In fact, the Greek letters ΣΗΔ were a rendering of the society’s real name, the South Hall Devils.  (Since classical Greek doesn’t accommodate the “H” sound, it was the preference of the membership to spell “Eta” with an apostrophe: Sigma ‘Eta Delta.)  The group was formed in the winter of 1889, mostly to poke fun at the elite, thus much-resented, fraternities.  Membership was open to any resident of South Hall, the dormitory with the least desirable and least expensive rooms — thus a dorm shunned by any self-respecting (and they were nothing if not that) frat boy.

South Hall, ca. 1890.
South Hall, ca. 1890.

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Williston Boys at Home (1932)

wbahcover1932.  The national economic depression was at its worst.  President Herbert Hoover, forced to defend his record, was about to receive the worst electoral whipping ever at the hands of Franklin Roosevelt, who promised a New Deal for the American People.  But even FDR’s most rabid supporters knew that recovery would take years.  And the people who managed tuition-dependent private schools weren’t sure they had years.  Williston Academy’s Headmaster Archibald Galbraith (served 1919-1949) was no exception.

To be sure, Williston was in somewhat better shape than some of its competitors.  The 1920s had been reasonably good years for fund-raising.  When the 1929 crash came, much of the school’s assets were liquid, since Williston was midway through a major construction project.  So we were less affected by the implosion of the investment market.  The construction of the Recreation Center (see previous post) proceeded on schedule, and the building was opened in 1930.  But endowment was nearly nonexistent, and the pool of academically eligible students whose families could afford boarding school was shrinking.

wbahtitleOne answer was more aggressive marketing.  Gone were the days when a combination of alumni networking and discreet ads in a few prestigious magazines was sufficient to create a viable group of applicants for admission.  Galbraith needed to cast his net wider, to appeal to families that perhaps had never considered private schools.  Among the products of this re-thinking was a 1932 pictorial pamphlet entitled “Williston Boys at Home.”

The booklet is nearly devoid of text, in contrast to the dry, text-heavy and pictureless Annual Catalogue of the time.  It manages to avoid nearly any mention of Williston’s crumbling Old Campus, although more than half the students lived there and all classes met there — in fact, whether through oversight or design, there is no reference to the academic program at all.  This Williston is a place of hockey and dancing, theatricals and swimmin’ holes.  Times are good.  Williston boys are indeed at home.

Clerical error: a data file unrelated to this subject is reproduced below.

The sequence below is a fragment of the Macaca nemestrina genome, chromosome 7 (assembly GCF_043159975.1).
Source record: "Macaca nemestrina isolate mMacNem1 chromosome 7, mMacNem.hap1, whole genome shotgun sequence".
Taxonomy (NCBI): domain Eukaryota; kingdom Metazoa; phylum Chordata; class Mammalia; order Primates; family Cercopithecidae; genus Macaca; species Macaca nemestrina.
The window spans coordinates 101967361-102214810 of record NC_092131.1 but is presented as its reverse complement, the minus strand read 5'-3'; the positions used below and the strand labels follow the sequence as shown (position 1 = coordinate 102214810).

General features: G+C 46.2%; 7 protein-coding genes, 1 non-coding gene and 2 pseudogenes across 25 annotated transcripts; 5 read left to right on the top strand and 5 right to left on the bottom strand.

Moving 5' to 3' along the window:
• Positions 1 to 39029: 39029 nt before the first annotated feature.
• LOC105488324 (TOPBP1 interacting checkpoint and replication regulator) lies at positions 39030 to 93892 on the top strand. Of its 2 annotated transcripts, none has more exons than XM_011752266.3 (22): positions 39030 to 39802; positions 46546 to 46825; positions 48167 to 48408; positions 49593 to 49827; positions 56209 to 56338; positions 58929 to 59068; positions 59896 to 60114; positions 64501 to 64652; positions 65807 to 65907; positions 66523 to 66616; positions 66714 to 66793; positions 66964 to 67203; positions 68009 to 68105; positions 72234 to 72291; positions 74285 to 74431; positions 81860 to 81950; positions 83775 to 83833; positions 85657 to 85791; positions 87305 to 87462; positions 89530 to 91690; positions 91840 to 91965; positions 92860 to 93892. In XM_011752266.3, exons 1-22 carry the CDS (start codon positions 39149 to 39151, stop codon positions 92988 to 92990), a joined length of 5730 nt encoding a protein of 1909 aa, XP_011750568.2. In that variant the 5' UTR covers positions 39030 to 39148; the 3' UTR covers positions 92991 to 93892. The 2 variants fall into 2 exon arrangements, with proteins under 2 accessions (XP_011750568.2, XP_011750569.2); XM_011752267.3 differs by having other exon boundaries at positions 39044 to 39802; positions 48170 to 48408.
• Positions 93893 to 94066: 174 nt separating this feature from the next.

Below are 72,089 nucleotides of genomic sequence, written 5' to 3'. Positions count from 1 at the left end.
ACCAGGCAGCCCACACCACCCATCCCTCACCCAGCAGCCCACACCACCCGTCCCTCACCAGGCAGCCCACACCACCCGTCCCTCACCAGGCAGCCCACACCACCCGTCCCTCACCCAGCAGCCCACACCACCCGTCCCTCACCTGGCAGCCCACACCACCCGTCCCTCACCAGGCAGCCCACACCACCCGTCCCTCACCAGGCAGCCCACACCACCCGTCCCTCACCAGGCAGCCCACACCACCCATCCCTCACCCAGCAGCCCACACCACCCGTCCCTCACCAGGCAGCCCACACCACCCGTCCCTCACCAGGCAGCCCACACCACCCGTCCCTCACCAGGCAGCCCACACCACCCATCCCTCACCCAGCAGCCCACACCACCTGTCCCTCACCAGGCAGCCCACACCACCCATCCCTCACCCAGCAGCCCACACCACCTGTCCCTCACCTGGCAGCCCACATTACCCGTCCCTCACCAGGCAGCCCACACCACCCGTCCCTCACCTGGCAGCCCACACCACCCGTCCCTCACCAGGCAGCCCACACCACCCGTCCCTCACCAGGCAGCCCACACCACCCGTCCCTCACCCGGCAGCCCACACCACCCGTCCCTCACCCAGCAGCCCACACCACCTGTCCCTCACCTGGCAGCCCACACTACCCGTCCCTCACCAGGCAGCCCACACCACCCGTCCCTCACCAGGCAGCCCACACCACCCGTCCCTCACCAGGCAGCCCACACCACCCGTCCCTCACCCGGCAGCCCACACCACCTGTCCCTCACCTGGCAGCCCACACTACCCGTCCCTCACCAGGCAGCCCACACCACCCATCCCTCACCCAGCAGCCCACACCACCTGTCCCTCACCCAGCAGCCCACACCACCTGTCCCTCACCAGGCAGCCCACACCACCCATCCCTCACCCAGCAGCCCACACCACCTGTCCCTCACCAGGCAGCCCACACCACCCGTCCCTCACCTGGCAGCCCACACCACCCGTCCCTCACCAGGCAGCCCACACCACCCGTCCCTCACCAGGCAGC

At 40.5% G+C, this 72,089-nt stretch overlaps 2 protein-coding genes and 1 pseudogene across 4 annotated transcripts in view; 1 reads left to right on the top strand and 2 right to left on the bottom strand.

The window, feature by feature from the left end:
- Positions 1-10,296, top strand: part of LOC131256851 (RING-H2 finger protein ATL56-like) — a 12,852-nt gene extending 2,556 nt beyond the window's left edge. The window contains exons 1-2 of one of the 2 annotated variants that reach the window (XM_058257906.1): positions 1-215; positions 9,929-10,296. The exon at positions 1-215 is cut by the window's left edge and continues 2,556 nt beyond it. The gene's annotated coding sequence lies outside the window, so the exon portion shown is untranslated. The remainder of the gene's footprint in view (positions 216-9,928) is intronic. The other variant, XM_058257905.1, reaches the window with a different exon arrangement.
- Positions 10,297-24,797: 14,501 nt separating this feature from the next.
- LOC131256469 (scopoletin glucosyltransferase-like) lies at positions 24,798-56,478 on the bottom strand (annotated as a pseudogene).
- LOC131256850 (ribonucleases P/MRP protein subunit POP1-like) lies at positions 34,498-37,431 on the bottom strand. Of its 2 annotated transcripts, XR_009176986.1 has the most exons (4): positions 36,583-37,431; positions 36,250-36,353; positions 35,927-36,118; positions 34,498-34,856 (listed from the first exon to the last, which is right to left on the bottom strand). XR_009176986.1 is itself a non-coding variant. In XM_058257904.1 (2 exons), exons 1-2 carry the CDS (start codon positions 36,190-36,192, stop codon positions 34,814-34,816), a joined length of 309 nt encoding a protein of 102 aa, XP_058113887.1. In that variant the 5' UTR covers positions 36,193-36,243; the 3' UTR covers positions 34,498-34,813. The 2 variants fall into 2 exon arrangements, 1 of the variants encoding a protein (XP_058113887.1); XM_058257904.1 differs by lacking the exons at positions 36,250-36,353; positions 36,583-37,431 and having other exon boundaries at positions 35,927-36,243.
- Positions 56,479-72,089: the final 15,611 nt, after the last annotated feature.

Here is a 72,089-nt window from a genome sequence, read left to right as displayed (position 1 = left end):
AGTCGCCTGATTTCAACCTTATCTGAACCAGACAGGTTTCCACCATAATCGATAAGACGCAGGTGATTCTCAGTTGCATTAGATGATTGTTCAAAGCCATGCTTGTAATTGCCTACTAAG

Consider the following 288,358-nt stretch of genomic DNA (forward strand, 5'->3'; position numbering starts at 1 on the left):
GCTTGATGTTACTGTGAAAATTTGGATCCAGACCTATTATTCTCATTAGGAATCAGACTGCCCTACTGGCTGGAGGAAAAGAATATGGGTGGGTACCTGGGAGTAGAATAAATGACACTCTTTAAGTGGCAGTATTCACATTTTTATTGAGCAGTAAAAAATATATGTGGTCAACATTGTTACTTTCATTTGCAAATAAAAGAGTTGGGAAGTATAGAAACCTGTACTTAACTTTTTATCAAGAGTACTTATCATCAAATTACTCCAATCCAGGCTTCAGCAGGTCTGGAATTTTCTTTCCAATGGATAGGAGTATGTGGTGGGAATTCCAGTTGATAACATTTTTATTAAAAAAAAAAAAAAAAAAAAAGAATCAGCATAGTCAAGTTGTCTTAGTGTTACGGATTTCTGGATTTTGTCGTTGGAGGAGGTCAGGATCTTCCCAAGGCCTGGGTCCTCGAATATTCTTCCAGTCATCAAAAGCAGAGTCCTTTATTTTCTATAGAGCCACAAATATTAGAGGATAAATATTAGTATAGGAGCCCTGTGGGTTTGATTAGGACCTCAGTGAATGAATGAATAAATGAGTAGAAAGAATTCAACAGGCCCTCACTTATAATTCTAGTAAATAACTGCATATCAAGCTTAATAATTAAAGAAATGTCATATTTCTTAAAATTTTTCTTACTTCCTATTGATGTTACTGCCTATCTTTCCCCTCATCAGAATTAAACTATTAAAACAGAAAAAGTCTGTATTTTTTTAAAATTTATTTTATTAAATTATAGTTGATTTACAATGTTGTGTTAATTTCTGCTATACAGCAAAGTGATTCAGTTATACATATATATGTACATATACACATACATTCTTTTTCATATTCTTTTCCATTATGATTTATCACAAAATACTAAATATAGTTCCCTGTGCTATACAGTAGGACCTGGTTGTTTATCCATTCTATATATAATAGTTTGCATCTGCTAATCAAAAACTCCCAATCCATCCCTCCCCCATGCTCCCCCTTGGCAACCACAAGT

(“Williston Boys at Home” was generously donated to the Archives in 2008 by Gordon Cronin of Taurus Books, Northampton, MA.)

The sole evocation of the "Old Campus" in the entire booklet.
The sole evocation of the “Old Campus” in the entire booklet.

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The Campus That Never Was

Headmaster Joseph Henry Sawyer in the 1920s. (Click all images to enlarge.)
Headmaster Joseph Henry Sawyer in the 1920s. (Click all images to enlarge.)

At schools and colleges like Williston Northampton, one eye is necessarily on the future.  Difficult as it is to predict the educational needs of the nation and the world a decade or a half-century hence, it is essential to try.  As Williston itself very nearly learned in the 19th century, complacency is what closes private schools.  It took a Headmaster of exceptional vision and perseverance, Joseph Henry Sawyer (who joined the faculty in 1866 and served as Head from 1896-1919) to break us of the habit of constantly looking backwards.

Details of Sawyer’s campaign for “The New Williston” are for another post.  But briefly, it called for the development of the Williston Homestead property – our present campus – as the eventual replacement for the cramped and increasingly obsolete Old Campus in downtown Easthampton.  There was a complete re-thinking of the role of the school and faculty in its students’ lives, from a kind of laissez-faire paternalism to active collaboration in academic, athletic, and social activity.  To pay for all this, Sawyer sought new funding sources, notably through the then-controversial idea that a Williston education was only the beginning of an alumnus’s lifelong relationship with, and responsibility to, the school.